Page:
"It's more than a ship. It's home. It's a world. A breathing thing. Nothing holds it back. The wind takes it and carries it for ten thousand miles and in those miles you're free . . . You run before the wind, you never want to stop." So Captain Ralls tells the woman he loves in 1948's Wake of the Red Witch and while it sounds lovely the film explores the kind of madness that might overtake one for such a feeling of freedom. An exciting adventure film with a satisfyingly morally grey John Wayne at the lead, this film of thwarted love and greed is captivating.
It bears a peculiar number of similarities to 1942's Reap the Wild Wind. Both take place in the first half of the nineteenth century, both star John Wayne as a ship's captain involved in a love triangle and a tangle of doubles crosses in business, and both feature some rather effective giant cephalopods, a squid in the 1942 film and an octopus in the 1948 film.
I had a hard time getting bad screenshots of Wayne fighting the beast. Each one I took seemed to come out as an interesting configuration of tentacles and struggling John Wayne.
Despite the fact that Reap the Wild Wind has a much better supporting cast and was directed by Cecil B. DeMille, Wake of the Red Witch, directed by the not particularly illustrious Edward Ludwig, is a much better film. Partly because it lacks the displays of misogyny and racism (see my review for Reap the Wild Wind) but mostly because Wake of the Red Witch is a more complex and poetic story.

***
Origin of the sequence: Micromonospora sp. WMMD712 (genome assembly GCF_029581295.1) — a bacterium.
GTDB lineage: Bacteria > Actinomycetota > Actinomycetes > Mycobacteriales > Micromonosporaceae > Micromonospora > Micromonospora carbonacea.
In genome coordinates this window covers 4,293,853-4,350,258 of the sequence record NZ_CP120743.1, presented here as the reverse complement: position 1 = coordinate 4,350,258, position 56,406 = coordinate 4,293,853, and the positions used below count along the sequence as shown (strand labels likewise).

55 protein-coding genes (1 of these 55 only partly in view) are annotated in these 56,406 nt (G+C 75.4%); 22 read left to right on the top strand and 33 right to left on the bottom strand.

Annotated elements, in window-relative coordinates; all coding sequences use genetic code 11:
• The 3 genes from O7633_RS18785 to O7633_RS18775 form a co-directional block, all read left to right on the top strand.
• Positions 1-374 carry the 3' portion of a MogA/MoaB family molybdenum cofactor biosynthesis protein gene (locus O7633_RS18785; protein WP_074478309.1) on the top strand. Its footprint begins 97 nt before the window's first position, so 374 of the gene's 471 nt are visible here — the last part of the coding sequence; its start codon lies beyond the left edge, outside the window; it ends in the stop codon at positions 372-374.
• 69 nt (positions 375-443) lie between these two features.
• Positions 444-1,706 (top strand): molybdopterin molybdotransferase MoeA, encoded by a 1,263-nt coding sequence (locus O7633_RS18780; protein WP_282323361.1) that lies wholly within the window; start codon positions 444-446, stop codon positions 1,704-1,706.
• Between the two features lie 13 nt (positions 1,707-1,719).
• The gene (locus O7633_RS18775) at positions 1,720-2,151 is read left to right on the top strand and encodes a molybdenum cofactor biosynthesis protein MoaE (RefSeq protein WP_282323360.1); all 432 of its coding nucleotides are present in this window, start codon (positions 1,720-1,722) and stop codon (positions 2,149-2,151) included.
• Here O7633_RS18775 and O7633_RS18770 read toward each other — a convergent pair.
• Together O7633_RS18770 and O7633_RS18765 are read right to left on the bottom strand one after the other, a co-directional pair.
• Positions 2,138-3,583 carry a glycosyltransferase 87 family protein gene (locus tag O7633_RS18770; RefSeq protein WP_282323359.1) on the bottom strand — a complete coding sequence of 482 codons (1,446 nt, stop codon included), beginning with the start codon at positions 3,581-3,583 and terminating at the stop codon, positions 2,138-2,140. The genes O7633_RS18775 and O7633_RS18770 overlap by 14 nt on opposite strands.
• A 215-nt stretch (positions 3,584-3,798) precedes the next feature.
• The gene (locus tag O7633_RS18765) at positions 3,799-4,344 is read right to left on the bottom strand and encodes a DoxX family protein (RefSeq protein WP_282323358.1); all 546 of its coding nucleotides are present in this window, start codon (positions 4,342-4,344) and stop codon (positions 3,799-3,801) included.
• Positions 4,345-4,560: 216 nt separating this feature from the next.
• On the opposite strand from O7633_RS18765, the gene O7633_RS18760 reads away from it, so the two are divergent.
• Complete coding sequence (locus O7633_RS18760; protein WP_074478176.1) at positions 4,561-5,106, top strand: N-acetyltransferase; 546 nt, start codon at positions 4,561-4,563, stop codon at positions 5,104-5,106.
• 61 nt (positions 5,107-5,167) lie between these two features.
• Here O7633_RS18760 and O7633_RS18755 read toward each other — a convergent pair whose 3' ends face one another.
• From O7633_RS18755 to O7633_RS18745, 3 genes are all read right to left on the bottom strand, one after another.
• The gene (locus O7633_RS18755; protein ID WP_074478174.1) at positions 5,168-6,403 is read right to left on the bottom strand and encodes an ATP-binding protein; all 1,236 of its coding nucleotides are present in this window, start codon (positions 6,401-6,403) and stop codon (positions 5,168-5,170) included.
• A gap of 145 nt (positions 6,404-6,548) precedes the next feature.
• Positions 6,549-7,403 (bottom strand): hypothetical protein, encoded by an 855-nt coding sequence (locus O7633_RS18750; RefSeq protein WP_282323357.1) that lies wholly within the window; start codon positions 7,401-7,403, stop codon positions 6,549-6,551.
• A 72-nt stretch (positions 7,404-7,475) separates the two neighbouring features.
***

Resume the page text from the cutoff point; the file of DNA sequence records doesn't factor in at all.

The film begins on deck of the Red Witch, a ship hauling an enormous cargo of gold bullion commanded by Ralls (Wayne) who we see coolly watching one of his men being flogged as a disciplinary measure.
This shocks a new crewman named Rosen (Gig Young) but he soon comes to Ralls' side when he's offered position of first mate. Yet, for most of the film Rosen is a figure of plain, dull virtue in contrast to Ralls' willingness to break rules and ethics.
Ralls has a strange relationship with the owner of the shipping company, Sidneye (Luther Adler), who intensely hates Ralls even as the two men have a respect for each other as fellow wolves. Both, we learn through a long flashback story, were in love with Angelique (Gail Russell).
Told largely through the point of view of Rosen as he struggles to understand the world of the two enemies, we come to see a reality shaped by a desperate thirst for dominance as a key to freedom. A kind of thirst that sees no alternative between death and complete impunity. I love the fact that the ship is called Red Witch, a name that implies violence and magic and, as the title suggests, most of the film takes place after she's sunk, a nice association between lust and death.